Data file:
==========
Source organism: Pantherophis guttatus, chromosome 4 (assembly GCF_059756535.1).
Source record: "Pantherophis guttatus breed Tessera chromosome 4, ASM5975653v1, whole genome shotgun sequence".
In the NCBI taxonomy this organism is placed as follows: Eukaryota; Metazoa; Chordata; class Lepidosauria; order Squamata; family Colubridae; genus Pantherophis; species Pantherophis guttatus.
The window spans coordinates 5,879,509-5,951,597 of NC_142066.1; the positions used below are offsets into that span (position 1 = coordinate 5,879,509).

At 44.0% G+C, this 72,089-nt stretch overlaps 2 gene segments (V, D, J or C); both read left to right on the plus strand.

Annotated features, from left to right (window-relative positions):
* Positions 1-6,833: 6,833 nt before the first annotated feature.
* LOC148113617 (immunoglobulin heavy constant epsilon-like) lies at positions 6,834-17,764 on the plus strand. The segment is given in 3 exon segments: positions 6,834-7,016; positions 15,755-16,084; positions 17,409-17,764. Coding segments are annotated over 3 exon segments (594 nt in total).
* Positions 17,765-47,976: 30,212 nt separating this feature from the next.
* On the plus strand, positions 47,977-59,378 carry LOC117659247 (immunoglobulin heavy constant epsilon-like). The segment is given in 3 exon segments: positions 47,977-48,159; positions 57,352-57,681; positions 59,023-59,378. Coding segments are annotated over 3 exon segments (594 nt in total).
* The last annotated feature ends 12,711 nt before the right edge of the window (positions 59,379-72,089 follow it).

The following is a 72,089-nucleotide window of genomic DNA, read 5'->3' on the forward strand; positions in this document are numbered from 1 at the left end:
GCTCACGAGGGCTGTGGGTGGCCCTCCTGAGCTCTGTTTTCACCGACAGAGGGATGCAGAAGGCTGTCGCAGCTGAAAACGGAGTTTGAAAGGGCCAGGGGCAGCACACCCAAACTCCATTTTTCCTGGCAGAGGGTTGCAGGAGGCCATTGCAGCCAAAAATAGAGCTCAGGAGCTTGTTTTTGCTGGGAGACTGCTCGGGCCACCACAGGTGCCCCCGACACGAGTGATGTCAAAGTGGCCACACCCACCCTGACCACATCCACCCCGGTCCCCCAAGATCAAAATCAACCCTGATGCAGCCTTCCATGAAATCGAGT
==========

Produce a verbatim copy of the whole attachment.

Source organism: Pantherophis guttatus, chromosome 4 (assembly GCF_059756535.1).
Source record: "Pantherophis guttatus breed Tessera chromosome 4, ASM5975653v1, whole genome shotgun sequence".
In the NCBI taxonomy this organism is placed as follows: Eukaryota; Metazoa; Chordata; class Lepidosauria; order Squamata; family Colubridae; genus Pantherophis; species Pantherophis guttatus.
The window spans coordinates 5,879,509-5,951,597 of NC_142066.1; the positions used below are offsets into that span (position 1 = coordinate 5,879,509).

At 44.0% G+C, this 72,089-nt stretch overlaps 2 gene segments (V, D, J or C); both read left to right on the plus strand.

Annotated features, from left to right (window-relative positions):
* Positions 1-6,833: 6,833 nt before the first annotated feature.
* LOC148113617 (immunoglobulin heavy constant epsilon-like) lies at positions 6,834-17,764 on the plus strand. The segment is given in 3 exon segments: positions 6,834-7,016; positions 15,755-16,084; positions 17,409-17,764. Coding segments are annotated over 3 exon segments (594 nt in total).
* Positions 17,765-47,976: 30,212 nt separating this feature from the next.
* On the plus strand, positions 47,977-59,378 carry LOC117659247 (immunoglobulin heavy constant epsilon-like). The segment is given in 3 exon segments: positions 47,977-48,159; positions 57,352-57,681; positions 59,023-59,378. Coding segments are annotated over 3 exon segments (594 nt in total).
* The last annotated feature ends 12,711 nt before the right edge of the window (positions 59,379-72,089 follow it).

The following is a 72,089-nucleotide window of genomic DNA, read 5'->3' on the forward strand; positions in this document are numbered from 1 at the left end:
GCTCACGAGGGCTGTGGGTGGCCCTCCTGAGCTCTGTTTTCACCGACAGAGGGATGCAGAAGGCTGTCGCAGCTGAAAACGGAGTTTGAAAGGGCCAGGGGCAGCACACCCAAACTCCATTTTTCCTGGCAGAGGGTTGCAGGAGGCCATTGCAGCCAAAAATAGAGCTCAGGAGCTTGTTTTTGCTGGGAGACTGCTCGGGCCACCACAGGTGCCCCCGACACGAGTGATGTCAAAGTGGCCACACCCACCCTGACCACATCCACCCCGGTCCCCCAAGATCAAAATCAACCCTGATGCAGCCTTCCATGAAATCGAGT